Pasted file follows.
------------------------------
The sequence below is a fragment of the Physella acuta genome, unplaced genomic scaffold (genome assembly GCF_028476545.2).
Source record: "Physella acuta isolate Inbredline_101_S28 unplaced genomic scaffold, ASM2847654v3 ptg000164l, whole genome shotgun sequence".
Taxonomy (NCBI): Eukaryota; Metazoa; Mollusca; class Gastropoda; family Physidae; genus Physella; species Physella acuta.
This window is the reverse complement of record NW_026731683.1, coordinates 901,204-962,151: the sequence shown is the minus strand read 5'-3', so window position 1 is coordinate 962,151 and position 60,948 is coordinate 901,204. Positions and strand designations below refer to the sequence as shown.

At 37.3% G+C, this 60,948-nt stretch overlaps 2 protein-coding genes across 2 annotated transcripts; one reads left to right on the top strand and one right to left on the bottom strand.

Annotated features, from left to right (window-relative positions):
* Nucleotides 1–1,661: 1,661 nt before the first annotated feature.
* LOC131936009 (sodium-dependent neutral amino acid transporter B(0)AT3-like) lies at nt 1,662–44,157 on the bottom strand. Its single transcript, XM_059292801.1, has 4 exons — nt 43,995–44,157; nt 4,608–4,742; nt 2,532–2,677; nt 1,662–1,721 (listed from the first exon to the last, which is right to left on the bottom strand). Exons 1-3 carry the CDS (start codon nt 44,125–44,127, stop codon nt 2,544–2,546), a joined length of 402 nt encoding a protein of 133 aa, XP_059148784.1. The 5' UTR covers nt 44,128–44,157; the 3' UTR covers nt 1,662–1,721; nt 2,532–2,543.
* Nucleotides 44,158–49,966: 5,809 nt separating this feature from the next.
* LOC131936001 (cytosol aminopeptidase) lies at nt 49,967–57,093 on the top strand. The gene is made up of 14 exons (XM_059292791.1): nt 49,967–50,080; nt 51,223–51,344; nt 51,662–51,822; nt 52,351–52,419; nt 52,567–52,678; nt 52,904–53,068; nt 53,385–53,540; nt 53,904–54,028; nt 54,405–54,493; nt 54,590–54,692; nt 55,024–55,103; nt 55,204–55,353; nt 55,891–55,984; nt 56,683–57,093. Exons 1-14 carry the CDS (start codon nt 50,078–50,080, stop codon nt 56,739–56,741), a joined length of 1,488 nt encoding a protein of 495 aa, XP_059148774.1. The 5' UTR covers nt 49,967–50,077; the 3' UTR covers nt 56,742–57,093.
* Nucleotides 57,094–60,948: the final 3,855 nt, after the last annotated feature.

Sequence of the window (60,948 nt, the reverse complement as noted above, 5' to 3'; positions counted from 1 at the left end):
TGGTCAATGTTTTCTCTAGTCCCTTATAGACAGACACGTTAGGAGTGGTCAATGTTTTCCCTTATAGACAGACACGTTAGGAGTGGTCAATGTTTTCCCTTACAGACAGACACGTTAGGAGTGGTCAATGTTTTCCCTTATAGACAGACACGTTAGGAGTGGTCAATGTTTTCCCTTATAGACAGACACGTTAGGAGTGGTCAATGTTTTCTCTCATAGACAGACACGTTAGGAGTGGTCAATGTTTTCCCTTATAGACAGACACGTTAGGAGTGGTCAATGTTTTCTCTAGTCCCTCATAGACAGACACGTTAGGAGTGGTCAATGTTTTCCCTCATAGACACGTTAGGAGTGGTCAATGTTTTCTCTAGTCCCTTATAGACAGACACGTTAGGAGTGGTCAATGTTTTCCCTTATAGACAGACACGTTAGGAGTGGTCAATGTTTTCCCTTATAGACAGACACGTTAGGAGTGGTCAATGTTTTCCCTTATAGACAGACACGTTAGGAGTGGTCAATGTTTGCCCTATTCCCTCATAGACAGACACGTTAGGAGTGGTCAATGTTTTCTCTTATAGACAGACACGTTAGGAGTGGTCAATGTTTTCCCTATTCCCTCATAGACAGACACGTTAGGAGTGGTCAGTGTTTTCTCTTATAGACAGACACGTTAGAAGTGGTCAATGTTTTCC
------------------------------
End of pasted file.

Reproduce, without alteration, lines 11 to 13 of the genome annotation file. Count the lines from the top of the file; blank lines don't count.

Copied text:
* Nucleotides 57,094–60,948: the final 3,855 nt, after the last annotated feature.

Sequence of the window (60,948 nt, the reverse complement as noted above, 5' to 3'; positions counted from 1 at the left end):
TGGTCAATGTTTTCTCTAGTCCCTTATAGACAGACACGTTAGGAGTGGTCAATGTTTTCCCTTATAGACAGACACGTTAGGAGTGGTCAATGTTTTCCCTTACAGACAGACACGTTAGGAGTGGTCAATGTTTTCCCTTATAGACAGACACGTTAGGAGTGGTCAATGTTTTCCCTTATAGACAGACACGTTAGGAGTGGTCAATGTTTTCTCTCATAGACAGACACGTTAGGAGTGGTCAATGTTTTCCCTTATAGACAGACACGTTAGGAGTGGTCAATGTTTTCTCTAGTCCCTCATAGACAGACACGTTAGGAGTGGTCAATGTTTTCCCTCATAGACACGTTAGGAGTGGTCAATGTTTTCTCTAGTCCCTTATAGACAGACACGTTAGGAGTGGTCAATGTTTTCCCTTATAGACAGACACGTTAGGAGTGGTCAATGTTTTCCCTTATAGACAGACACGTTAGGAGTGGTCAATGTTTTCCCTTATAGACAGACACGTTAGGAGTGGTCAATGTTTGCCCTATTCCCTCATAGACAGACACGTTAGGAGTGGTCAATGTTTTCTCTTATAGACAGACACGTTAGGAGTGGTCAATGTTTTCCCTATTCCCTCATAGACAGACACGTTAGGAGTGGTCAGTGTTTTCTCTTATAGACAGACACGTTAGAAGTGGTCAATGTTTTCC